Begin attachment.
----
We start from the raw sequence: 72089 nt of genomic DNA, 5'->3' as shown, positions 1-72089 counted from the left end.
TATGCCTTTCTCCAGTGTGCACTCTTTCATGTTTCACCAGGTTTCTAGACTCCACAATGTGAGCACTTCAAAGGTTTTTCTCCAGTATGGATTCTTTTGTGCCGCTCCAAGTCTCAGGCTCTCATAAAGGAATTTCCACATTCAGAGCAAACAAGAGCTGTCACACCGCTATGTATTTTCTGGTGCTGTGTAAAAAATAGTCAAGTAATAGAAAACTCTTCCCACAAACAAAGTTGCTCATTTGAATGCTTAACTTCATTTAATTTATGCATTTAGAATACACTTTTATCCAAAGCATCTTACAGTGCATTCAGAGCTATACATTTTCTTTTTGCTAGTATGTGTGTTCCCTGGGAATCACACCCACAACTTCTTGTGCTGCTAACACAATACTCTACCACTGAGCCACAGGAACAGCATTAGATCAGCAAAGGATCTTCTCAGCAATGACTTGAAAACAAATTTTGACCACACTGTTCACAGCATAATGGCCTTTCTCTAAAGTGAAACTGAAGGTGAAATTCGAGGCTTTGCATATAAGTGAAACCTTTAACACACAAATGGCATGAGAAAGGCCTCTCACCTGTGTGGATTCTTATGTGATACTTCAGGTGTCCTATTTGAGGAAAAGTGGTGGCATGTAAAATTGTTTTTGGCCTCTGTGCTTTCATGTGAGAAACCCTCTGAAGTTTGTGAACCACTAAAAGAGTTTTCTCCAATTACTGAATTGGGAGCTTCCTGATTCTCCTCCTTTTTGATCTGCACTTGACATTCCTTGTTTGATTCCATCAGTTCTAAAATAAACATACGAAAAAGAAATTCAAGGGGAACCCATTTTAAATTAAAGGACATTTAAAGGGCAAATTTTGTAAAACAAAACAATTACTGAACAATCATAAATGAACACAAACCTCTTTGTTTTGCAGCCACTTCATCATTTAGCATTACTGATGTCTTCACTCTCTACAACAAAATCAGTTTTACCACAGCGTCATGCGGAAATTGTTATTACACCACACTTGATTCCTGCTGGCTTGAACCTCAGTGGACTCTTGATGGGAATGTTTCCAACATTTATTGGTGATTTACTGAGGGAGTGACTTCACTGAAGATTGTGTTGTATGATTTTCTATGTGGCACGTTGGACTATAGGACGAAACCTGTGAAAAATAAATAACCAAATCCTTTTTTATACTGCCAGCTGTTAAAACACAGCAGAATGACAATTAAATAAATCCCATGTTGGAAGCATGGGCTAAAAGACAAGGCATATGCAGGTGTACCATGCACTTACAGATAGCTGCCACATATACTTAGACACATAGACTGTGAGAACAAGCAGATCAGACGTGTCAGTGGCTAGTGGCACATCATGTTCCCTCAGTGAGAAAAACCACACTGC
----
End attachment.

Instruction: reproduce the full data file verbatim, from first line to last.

We start from the raw sequence: 72089 nt of genomic DNA, 5'->3' as shown, positions 1-72089 counted from the left end.
TATGCCTTTCTCCAGTGTGCACTCTTTCATGTTTCACCAGGTTTCTAGACTCCACAATGTGAGCACTTCAAAGGTTTTTCTCCAGTATGGATTCTTTTGTGCCGCTCCAAGTCTCAGGCTCTCATAAAGGAATTTCCACATTCAGAGCAAACAAGAGCTGTCACACCGCTATGTATTTTCTGGTGCTGTGTAAAAAATAGTCAAGTAATAGAAAACTCTTCCCACAAACAAAGTTGCTCATTTGAATGCTTAACTTCATTTAATTTATGCATTTAGAATACACTTTTATCCAAAGCATCTTACAGTGCATTCAGAGCTATACATTTTCTTTTTGCTAGTATGTGTGTTCCCTGGGAATCACACCCACAACTTCTTGTGCTGCTAACACAATACTCTACCACTGAGCCACAGGAACAGCATTAGATCAGCAAAGGATCTTCTCAGCAATGACTTGAAAACAAATTTTGACCACACTGTTCACAGCATAATGGCCTTTCTCTAAAGTGAAACTGAAGGTGAAATTCGAGGCTTTGCATATAAGTGAAACCTTTAACACACAAATGGCATGAGAAAGGCCTCTCACCTGTGTGGATTCTTATGTGATACTTCAGGTGTCCTATTTGAGGAAAAGTGGTGGCATGTAAAATTGTTTTTGGCCTCTGTGCTTTCATGTGAGAAACCCTCTGAAGTTTGTGAACCACTAAAAGAGTTTTCTCCAATTACTGAATTGGGAGCTTCCTGATTCTCCTCCTTTTTGATCTGCACTTGACATTCCTTGTTTGATTCCATCAGTTCTAAAATAAACATACGAAAAAGAAATTCAAGGGGAACCCATTTTAAATTAAAGGACATTTAAAGGGCAAATTTTGTAAAACAAAACAATTACTGAACAATCATAAATGAACACAAACCTCTTTGTTTTGCAGCCACTTCATCATTTAGCATTACTGATGTCTTCACTCTCTACAACAAAATCAGTTTTACCACAGCGTCATGCGGAAATTGTTATTACACCACACTTGATTCCTGCTGGCTTGAACCTCAGTGGACTCTTGATGGGAATGTTTCCAACATTTATTGGTGATTTACTGAGGGAGTGACTTCACTGAAGATTGTGTTGTATGATTTTCTATGTGGCACGTTGGACTATAGGACGAAACCTGTGAAAAATAAATAACCAAATCCTTTTTTATACTGCCAGCTGTTAAAACACAGCAGAATGACAATTAAATAAATCCCATGTTGGAAGCATGGGCTAAAAGACAAGGCATATGCAGGTGTACCATGCACTTACAGATAGCTGCCACATATACTTAGACACATAGACTGTGAGAACAAGCAGATCAGACGTGTCAGTGGCTAGTGGCACATCATGTTCCCTCAGTGAGAAAAACCACACTGC